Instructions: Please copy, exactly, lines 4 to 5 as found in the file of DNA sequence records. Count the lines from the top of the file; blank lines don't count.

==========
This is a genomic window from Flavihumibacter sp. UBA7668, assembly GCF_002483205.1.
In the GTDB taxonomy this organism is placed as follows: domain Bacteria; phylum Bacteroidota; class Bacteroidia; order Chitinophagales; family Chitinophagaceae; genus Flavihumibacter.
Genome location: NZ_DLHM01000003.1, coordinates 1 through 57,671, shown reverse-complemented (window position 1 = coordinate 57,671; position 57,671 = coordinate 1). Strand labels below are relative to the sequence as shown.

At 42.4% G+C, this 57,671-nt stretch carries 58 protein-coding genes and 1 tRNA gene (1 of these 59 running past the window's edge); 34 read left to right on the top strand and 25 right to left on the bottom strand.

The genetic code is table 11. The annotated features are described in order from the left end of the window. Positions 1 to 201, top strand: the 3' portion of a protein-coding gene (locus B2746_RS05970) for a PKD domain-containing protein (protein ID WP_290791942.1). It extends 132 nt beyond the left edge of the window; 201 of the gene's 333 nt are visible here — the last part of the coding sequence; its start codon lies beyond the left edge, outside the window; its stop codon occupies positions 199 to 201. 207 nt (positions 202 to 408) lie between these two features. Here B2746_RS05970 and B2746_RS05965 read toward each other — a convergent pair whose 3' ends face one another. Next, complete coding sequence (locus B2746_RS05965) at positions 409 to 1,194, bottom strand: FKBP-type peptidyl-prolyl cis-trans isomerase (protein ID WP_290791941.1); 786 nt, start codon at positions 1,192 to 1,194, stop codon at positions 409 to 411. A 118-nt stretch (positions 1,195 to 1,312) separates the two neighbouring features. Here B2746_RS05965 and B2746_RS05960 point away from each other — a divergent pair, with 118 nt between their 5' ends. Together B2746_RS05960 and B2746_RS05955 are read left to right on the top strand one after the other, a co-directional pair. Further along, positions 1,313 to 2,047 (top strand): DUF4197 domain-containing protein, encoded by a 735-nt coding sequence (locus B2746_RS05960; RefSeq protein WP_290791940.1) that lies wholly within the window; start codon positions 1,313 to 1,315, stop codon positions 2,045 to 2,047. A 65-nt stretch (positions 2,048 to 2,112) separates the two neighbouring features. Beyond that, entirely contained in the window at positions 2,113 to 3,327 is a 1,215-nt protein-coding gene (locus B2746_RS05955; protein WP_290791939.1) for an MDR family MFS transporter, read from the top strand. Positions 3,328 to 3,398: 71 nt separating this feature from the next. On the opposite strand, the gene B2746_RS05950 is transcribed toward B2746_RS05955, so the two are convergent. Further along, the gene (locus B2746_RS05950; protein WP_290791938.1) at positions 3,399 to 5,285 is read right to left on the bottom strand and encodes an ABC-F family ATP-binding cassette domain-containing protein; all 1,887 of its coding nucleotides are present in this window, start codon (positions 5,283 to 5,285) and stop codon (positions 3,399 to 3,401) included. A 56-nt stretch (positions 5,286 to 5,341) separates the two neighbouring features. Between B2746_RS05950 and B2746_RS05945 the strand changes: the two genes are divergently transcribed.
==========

At 42.4% G+C, this 57,671-nt stretch carries 58 protein-coding genes and 1 tRNA gene (1 of these 59 running past the window's edge); 34 read left to right on the top strand and 25 right to left on the bottom strand.

The genetic code is table 11. The annotated features are described in order from the left end of the window. Positions 1 to 201, top strand: the 3' portion of a protein-coding gene (locus B2746_RS05970) for a PKD domain-containing protein (protein ID WP_290791942.1). It extends 132 nt beyond the left edge of the window; 201 of the gene's 333 nt are visible here — the last part of the coding sequence; its start codon lies beyond the left edge, outside the window; its stop codon occupies positions 199 to 201. 207 nt (positions 202 to 408) lie between these two features. Here B2746_RS05970 and B2746_RS05965 read toward each other — a convergent pair whose 3' ends face one another. Next, complete coding sequence (locus B2746_RS05965) at positions 409 to 1,194, bottom strand: FKBP-type peptidyl-prolyl cis-trans isomerase (protein ID WP_290791941.1); 786 nt, start codon at positions 1,192 to 1,194, stop codon at positions 409 to 411. A 118-nt stretch (positions 1,195 to 1,312) separates the two neighbouring features. Here B2746_RS05965 and B2746_RS05960 point away from each other — a divergent pair, with 118 nt between their 5' ends. Together B2746_RS05960 and B2746_RS05955 are read left to right on the top strand one after the other, a co-directional pair. Further along, positions 1,313 to 2,047 (top strand): DUF4197 domain-containing protein, encoded by a 735-nt coding sequence (locus B2746_RS05960; RefSeq protein WP_290791940.1) that lies wholly within the window; start codon positions 1,313 to 1,315, stop codon positions 2,045 to 2,047. A 65-nt stretch (positions 2,048 to 2,112) separates the two neighbouring features. Beyond that, entirely contained in the window at positions 2,113 to 3,327 is a 1,215-nt protein-coding gene (locus B2746_RS05955; protein WP_290791939.1) for an MDR family MFS transporter, read from the top strand. Positions 3,328 to 3,398: 71 nt separating this feature from the next. On the opposite strand, the gene B2746_RS05950 is transcribed toward B2746_RS05955, so the two are convergent. Further along, the gene (locus B2746_RS05950; protein WP_290791938.1) at positions 3,399 to 5,285 is read right to left on the bottom strand and encodes an ABC-F family ATP-binding cassette domain-containing protein; all 1,887 of its coding nucleotides are present in this window, start codon (positions 5,283 to 5,285) and stop codon (positions 3,399 to 3,401) included. A 56-nt stretch (positions 5,286 to 5,341) separates the two neighbouring features. Between B2746_RS05950 and B2746_RS05945 the strand changes: the two genes are divergently transcribed.